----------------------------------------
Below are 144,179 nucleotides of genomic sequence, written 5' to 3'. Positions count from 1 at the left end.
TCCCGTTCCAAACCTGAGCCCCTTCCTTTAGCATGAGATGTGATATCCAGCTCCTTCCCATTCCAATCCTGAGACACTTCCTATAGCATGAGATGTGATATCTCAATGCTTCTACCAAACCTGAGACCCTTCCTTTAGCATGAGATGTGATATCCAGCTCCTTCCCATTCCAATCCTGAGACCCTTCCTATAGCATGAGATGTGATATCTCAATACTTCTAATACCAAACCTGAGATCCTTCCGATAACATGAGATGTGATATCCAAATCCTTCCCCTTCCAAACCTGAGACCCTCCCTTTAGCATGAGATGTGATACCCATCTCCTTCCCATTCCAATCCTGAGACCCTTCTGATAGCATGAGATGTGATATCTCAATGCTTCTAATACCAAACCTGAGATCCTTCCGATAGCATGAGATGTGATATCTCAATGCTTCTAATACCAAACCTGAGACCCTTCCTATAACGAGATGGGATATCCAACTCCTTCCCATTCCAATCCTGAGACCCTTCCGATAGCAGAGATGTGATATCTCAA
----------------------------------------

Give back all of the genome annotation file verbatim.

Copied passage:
Below are 144,179 nucleotides of genomic sequence, written 5' to 3'. Positions count from 1 at the left end.
TCCCGTTCCAAACCTGAGCCCCTTCCTTTAGCATGAGATGTGATATCCAGCTCCTTCCCATTCCAATCCTGAGACACTTCCTATAGCATGAGATGTGATATCTCAATGCTTCTACCAAACCTGAGACCCTTCCTTTAGCATGAGATGTGATATCCAGCTCCTTCCCATTCCAATCCTGAGACCCTTCCTATAGCATGAGATGTGATATCTCAATACTTCTAATACCAAACCTGAGATCCTTCCGATAACATGAGATGTGATATCCAAATCCTTCCCCTTCCAAACCTGAGACCCTCCCTTTAGCATGAGATGTGATACCCATCTCCTTCCCATTCCAATCCTGAGACCCTTCTGATAGCATGAGATGTGATATCTCAATGCTTCTAATACCAAACCTGAGATCCTTCCGATAGCATGAGATGTGATATCTCAATGCTTCTAATACCAAACCTGAGACCCTTCCTATAACGAGATGGGATATCCAACTCCTTCCCATTCCAATCCTGAGACCCTTCCGATAGCAGAGATGTGATATCTCAA